Twitter Bans ‘Free Promotion’ of Other Social Media Platforms, Then Loosens New Rule

Katabella Roberts
By Katabella Roberts
December 19, 2022Business News
Twitter Bans ‘Free Promotion’ of Other Social Media Platforms, Then Loosens New Rule
Elon Musk on a smartphone placed on printed Twitter logos on April 28, 2022. (Dado Ruvic/Illustration/Reuters)

Twitter announced on Dec. 18 that it will no longer allow for “free promotion” of certain social media platforms on the site, including Facebook and Truth Social, before appearing to make a U-turn on the decision.

The announcement came shortly after Twitter suspended the accounts of several corporate news reporters for allegedly violating the company’s policy against “doxxing.” The accounts were later reinstated.

In a thread posted on Sunday, Twitter Support said: “We recognize that many of our users are active on other social media platforms. However, we will no longer allow free promotion of certain social media platforms on Twitter.”

Twitter Support noted that at both the tweet level and the account level, it will remove any free promotion of prohibited third-party social media platforms, such as linking out via the use of URLs to platforms including Facebook, Instagram, Mastodon, Truth Social, Tribel, Nostr, and Post.

Video-sharing platform TikTok, which is owned by China-based ByteDance Ltd., was not included in the list.

“We still allow cross-posting content from any social media platform. Posting links or usernames to social media platforms not listed above are also not in violation of this policy,” Twitter stated.

Trump Truth Social
An image of former President Donald Trump next to a phone screen that is displaying the Truth Social app in Washington, on Feb. 21, 2022. (Stefani Reynolds/AFP via Getty Images)

Backlash Over New Policy

The decision marked the latest major policy change at Twitter since billionaire Elon Musk took over in October.

However, it soon sparked a backlash among Twitter users, including Twitter’s co-founder and former CEO Jack Dorsey, who recently invested in social media platform Nostr. Dorsey said that Twitter’s new policy “doesn’t make sense” in a tweet Sunday.

Paul Graham, a well-known computer scientist, venture capitalist, and a founder of the start-up accelerator Y Combinator, tweeted a link to his website shortly after the new policy was announced, stating that he would be posting on Mastodon.

“This is the last straw. I give up. You can find a link to my new Mastodon profile on my site,” Graham wrote. His Twitter account was closed shortly after.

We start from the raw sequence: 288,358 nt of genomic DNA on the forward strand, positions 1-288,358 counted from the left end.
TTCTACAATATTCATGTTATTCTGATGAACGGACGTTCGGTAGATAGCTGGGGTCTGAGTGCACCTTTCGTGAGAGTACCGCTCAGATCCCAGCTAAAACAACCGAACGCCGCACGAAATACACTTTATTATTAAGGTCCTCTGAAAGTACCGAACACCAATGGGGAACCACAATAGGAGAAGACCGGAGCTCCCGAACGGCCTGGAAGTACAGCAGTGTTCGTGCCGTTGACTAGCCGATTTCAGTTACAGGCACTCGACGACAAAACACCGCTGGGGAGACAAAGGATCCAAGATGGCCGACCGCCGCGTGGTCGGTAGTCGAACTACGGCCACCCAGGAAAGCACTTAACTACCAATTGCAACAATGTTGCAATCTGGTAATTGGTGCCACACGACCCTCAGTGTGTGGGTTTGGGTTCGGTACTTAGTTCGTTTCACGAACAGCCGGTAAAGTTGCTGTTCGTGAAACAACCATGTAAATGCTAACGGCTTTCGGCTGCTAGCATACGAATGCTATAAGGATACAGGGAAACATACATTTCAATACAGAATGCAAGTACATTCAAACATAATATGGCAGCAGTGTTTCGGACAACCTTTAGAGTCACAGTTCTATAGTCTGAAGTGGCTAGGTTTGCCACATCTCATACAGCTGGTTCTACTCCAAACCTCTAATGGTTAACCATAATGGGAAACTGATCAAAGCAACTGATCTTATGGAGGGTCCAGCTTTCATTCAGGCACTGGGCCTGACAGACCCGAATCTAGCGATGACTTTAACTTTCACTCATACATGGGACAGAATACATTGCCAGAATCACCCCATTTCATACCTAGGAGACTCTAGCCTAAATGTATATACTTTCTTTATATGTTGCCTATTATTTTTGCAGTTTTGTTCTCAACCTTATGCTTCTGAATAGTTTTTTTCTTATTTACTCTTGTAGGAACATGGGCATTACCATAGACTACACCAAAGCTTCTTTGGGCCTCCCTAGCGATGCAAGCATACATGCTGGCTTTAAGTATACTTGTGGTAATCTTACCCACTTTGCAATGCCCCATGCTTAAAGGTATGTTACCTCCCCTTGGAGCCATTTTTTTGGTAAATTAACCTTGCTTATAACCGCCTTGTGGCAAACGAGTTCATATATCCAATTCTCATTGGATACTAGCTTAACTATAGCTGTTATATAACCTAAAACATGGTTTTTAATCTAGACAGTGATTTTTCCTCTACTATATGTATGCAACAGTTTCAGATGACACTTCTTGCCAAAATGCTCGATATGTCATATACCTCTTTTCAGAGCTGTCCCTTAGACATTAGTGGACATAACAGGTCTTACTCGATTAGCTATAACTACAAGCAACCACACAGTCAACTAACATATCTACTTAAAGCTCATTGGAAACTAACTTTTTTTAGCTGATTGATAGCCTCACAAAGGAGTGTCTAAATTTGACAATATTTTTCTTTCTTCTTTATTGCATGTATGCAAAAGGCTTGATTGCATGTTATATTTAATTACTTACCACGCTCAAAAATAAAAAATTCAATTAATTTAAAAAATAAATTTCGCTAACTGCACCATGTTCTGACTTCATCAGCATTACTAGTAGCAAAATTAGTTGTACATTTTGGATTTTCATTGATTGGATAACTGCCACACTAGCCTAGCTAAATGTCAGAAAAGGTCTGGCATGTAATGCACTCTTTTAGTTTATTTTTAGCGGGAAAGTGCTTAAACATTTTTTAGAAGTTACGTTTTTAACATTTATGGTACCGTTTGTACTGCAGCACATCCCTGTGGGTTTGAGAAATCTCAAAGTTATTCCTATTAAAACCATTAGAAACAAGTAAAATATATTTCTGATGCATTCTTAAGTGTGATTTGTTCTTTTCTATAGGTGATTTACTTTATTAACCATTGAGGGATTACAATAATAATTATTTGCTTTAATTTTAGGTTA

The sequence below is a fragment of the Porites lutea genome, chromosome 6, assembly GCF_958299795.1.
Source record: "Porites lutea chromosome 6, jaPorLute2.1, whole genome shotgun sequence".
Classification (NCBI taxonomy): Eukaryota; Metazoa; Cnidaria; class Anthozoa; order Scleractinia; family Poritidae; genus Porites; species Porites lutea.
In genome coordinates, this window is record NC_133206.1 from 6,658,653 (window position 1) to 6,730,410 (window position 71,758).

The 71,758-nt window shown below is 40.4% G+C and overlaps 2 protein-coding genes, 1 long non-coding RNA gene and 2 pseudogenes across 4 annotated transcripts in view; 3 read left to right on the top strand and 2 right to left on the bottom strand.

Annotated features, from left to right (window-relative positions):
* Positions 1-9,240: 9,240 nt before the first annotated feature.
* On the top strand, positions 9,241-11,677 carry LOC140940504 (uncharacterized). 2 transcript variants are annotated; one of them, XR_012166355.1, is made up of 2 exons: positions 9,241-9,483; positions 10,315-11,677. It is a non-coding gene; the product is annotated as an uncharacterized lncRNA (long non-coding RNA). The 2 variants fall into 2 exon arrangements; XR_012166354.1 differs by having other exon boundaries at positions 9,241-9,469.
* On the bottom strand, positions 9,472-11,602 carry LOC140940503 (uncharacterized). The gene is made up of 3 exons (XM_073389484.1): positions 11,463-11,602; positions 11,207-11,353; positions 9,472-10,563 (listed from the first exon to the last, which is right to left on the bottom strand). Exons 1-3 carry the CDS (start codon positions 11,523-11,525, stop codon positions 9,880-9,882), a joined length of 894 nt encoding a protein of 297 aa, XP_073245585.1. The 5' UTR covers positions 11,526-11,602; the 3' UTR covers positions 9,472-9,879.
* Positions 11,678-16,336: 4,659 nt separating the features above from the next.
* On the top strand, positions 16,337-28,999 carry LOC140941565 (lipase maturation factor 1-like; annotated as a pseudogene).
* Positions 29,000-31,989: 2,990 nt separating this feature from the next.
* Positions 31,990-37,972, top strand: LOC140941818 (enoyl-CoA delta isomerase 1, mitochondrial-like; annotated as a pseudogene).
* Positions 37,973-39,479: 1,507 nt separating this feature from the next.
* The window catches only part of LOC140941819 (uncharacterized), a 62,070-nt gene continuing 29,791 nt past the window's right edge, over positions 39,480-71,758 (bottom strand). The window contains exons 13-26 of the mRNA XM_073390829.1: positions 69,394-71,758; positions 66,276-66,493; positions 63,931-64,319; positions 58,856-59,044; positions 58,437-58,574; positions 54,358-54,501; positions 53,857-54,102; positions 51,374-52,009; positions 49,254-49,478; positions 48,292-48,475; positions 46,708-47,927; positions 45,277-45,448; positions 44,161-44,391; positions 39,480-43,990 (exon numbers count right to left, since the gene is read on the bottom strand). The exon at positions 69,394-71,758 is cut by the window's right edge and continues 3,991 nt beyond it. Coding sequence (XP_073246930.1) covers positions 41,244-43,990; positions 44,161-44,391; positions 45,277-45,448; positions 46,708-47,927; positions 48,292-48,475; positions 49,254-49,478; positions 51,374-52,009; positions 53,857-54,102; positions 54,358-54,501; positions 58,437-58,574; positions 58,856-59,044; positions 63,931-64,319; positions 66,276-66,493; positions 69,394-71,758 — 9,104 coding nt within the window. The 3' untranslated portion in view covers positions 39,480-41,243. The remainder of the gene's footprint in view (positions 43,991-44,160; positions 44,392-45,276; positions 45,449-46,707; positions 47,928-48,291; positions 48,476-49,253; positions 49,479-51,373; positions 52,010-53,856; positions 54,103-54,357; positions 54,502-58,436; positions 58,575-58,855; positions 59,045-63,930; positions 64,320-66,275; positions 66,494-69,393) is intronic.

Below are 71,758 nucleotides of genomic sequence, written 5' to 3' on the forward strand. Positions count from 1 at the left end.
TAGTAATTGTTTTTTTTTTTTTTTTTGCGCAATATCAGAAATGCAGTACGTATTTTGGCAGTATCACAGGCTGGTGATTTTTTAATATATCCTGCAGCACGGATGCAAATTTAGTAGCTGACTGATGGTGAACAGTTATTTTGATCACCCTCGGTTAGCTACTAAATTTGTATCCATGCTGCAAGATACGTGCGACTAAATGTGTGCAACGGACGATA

Just hours after Twitter announced the new policy, Musk later took to Twitter to explain that he was relaxing the new rule.

Speaking with Box CEO Aaron Levie and news and content organization, The Quartering, the latter of which stated that “telling people they can’t link out to their Instagram is way too far,” Musk said he agreed. The businessman noted that it was “reasonable” that some Twitter users might want to link to their Instagram profiles to promote their own businesses.

The businessman concluded that the policy will be adjusted to suspending accounts only when that account’s primary purpose is to promote social media competitors of Twitter instead, which Musk said essentially falls under Twitter’s no spam rule.

In a later tweet, Musk noted: “Going forward, there will be a vote for major policy changes. My apologies. Won’t happen again.”

Graham’s Twitter account has since been restored.

Musk Twitter Jet Tracker
A sign at Twitter headquarters in San Francisco on Dec. 8, 2022. (Jeff Chiu/AP Photo)

Musk Contemplates Stepping Down as Twitter Head

Musk later launched a Twitter poll asking whether he should “step down as head of Twitter.”

“I will abide by the results of this poll,” Musk wrote.

As of late Sunday evening, the poll has received 10,277,839 votes, with 56.3 percent of Twitter users voting “yes” and 43.7 percent voting “no.”

On Dec. 15, Twitter suspended the accounts of multiple journalists, including those from The New York Times, The Washington Post, and CNN after they allegedly violated the platform’s terms of service.

All the journalists have extensively covered Musk, who accused them of revealing his real-time location, which he said were “basically assassination coordinates,” and potentially placing him and his family in danger.

The move came after Twitter unveiled a newly-revised doxxing policy banning the sharing of real-time location information or linking to external sources that share such data, citing a “risk of physical harm.”

The doxxing policy states that any account sharing real-time location information of private individuals (which does not include the user themselves) will have their accounts temporarily suspended for an unspecified duration. If Twitter users do this a second time, their accounts will be permanently suspended.

Musk later restored the suspended journalist’s accounts after running a poll asking whether Twitter users believed their accounts should be reinstated on the platform, and the majority of the users responded in favor of doing so.

From The Epoch Times

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